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G.K. Chesterton

2 Rudyard Kipling (1905) G.K. Chesterton 1 T he first and fairest thing to say about Rudyard Kipling is that he has borne a brilliant part in recovering the lost provinces of poetry. He has not been frightened by that brutal materialistic air which clings only to words; he has pierced through to the romantic, imaginative matter of the things themselves. He has perceived the significance and philosophy of steam and slang. Steam may be, if you like, a dirty by-product of science. Slang may be, if you like, a dirty by-product of language. But at least he has been

in In Time’s eye
George Orwell

3 Rudyard Kipling (1942) George Orwell 1 I t was a pity that Mr Eliot should be so much on the defensive in the long essay with which he prefaces this selection of Kipling’s poetry,2 but it was not to be avoided, because before one can even speak about Kipling one has to clear away a legend that has been created by two sets of people who have not read his works. Kipling is in the peculiar position of having been a by-word for fifty years. During five literary generations every enlightened person has despised him, and at the end of that time nine tenths of

in In Time’s eye
Hugh Brogan

6 The Great War and Rudyard Kipling Hugh Brogan Hope lies to mortals, And most believe her, But man’s deceiver Was never mine. The thoughts of others Were light and fleeting Of lovers’ meeting Or luck or fame. Mine were of trouble And mine were steady So I was ready When trouble came (A.E. Housman1) M any, many years ago, when I was a young academic at Cambridge, I found myself sitting on a sofa having tea with E.M. Forster. It was the season between Bonfire Night and Christmas. He said that, according to his bedmaker, old people hated Remembrance Sunday: it

in In Time’s eye
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Essays on Rudyard Kipling
Editor: Jan Montefiore

This book is a collection of essays on Rudyard Kipling and brings historical, literary critical and postcolonial approaches to this perennially controversial writer. The first and fairest thing to say about Kipling is that he has borne a brilliant part in recovering the lost provinces of poetry. Kipling's morality is the morality of someone who has to prove that God is not responsible for part of the world, and that the Devil is. Kipling's imperialist opinions became more strident after the Boer War he lost the esteem of British literary intellectuals, whom he in turn despised. The book addresses Kipling's approach to the Boer war, his involvement with World War One, his Englishness and the politics of literary quotation. It demonstrates the effects of a Kipling-conditioned world on Edward Thomas, Ivor Gurney and David Jones. The book focuses on Kipling's collection of stories and accompanying poems, Actions and Reactions, which was published in October 1909. It also probes the historical subtext of the children's fable Rikki-Tikki-Tavi and Indian history, Kipling's search for God, and his longest Indian experience of footloose travel in the Native states of North India. Stalky & Co is the text of Kipling's which features the largest number of quotations. Kipling's notion of the ideally masculine 'army man' in relation to contemporary late Victorian discourses and practices of same-sex passion is analyzed. The book also addresses Kipling's views on the question of fascism, anti-Semitism and the 'doctrine of racial superiority'.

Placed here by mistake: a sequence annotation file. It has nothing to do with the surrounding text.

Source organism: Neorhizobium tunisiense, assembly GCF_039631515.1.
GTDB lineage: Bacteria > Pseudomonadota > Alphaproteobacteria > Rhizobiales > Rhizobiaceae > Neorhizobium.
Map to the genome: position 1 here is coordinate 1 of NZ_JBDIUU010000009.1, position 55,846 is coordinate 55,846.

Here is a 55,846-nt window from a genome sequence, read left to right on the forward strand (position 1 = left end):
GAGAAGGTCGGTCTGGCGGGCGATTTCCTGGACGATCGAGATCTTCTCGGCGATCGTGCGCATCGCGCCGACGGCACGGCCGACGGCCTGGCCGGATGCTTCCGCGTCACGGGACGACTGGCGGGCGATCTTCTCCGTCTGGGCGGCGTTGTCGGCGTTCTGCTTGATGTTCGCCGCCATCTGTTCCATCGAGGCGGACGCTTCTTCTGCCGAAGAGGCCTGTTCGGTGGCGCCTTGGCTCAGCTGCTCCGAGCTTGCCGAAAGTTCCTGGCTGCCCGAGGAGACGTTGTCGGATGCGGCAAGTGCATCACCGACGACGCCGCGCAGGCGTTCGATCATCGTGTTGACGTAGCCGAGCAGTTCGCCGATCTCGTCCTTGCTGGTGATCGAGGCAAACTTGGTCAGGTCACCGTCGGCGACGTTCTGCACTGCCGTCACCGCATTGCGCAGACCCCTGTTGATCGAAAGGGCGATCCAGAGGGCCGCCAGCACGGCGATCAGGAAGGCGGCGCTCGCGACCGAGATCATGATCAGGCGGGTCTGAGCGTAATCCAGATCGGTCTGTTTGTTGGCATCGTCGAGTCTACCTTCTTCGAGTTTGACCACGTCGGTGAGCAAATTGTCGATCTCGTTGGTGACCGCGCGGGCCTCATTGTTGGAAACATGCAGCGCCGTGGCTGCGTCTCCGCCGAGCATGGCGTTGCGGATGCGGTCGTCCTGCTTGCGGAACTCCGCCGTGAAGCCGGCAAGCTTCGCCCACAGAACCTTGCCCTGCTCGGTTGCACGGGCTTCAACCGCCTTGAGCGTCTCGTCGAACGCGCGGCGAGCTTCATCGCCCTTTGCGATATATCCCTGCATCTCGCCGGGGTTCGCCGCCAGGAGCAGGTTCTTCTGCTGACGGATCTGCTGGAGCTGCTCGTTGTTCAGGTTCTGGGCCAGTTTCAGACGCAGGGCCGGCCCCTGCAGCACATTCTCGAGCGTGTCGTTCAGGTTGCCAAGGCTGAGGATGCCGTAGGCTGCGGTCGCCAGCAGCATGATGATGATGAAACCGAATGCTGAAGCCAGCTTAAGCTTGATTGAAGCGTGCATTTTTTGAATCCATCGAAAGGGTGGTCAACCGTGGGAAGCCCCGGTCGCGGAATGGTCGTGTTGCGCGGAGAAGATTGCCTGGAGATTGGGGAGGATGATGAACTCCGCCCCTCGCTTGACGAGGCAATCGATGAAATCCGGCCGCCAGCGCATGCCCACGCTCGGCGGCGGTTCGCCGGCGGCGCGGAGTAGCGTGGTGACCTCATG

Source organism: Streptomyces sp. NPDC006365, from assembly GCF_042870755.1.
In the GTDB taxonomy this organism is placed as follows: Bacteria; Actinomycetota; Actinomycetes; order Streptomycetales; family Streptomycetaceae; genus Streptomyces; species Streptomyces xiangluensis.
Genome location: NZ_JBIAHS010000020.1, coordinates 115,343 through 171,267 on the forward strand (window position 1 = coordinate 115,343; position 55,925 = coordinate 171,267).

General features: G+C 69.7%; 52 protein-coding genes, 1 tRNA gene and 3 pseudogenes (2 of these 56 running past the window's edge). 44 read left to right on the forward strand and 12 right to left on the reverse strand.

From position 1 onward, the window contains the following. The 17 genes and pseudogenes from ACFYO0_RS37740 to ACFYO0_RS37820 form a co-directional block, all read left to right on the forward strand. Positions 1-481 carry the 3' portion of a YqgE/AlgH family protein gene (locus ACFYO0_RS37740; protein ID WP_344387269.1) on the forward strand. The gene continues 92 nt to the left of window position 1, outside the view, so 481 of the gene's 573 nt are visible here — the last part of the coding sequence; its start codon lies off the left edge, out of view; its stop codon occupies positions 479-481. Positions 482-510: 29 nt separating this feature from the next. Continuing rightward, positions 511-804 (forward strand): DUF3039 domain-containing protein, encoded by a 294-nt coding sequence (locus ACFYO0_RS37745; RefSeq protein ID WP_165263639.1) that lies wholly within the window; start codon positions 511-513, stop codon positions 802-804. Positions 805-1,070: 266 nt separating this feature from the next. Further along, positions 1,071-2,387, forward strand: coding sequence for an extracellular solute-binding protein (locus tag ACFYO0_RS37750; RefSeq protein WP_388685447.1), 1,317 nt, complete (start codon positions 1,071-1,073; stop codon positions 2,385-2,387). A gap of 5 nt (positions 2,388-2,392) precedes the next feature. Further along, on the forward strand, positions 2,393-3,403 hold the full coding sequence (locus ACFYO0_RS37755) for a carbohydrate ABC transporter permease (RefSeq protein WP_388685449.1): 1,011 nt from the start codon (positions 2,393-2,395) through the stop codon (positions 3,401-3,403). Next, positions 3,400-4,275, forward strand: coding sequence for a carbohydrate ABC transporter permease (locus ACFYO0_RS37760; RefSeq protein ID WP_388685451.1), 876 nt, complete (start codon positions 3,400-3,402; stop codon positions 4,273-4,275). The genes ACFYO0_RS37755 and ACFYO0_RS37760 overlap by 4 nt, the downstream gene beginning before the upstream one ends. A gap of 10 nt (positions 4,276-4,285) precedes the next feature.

Andrew Smith

By exploring how laughter is represented in Kipling‘s ghost stories this article attempts a re-evaluation of how colonial and postcolonial identities can be theorised within the Gothic. Laughter, and the disorientation that it provokes, is accorded a Gothic function that destabilises images of colonial authority.

Gothic Studies
The political and aesthetic imagination of Edwardian imperialists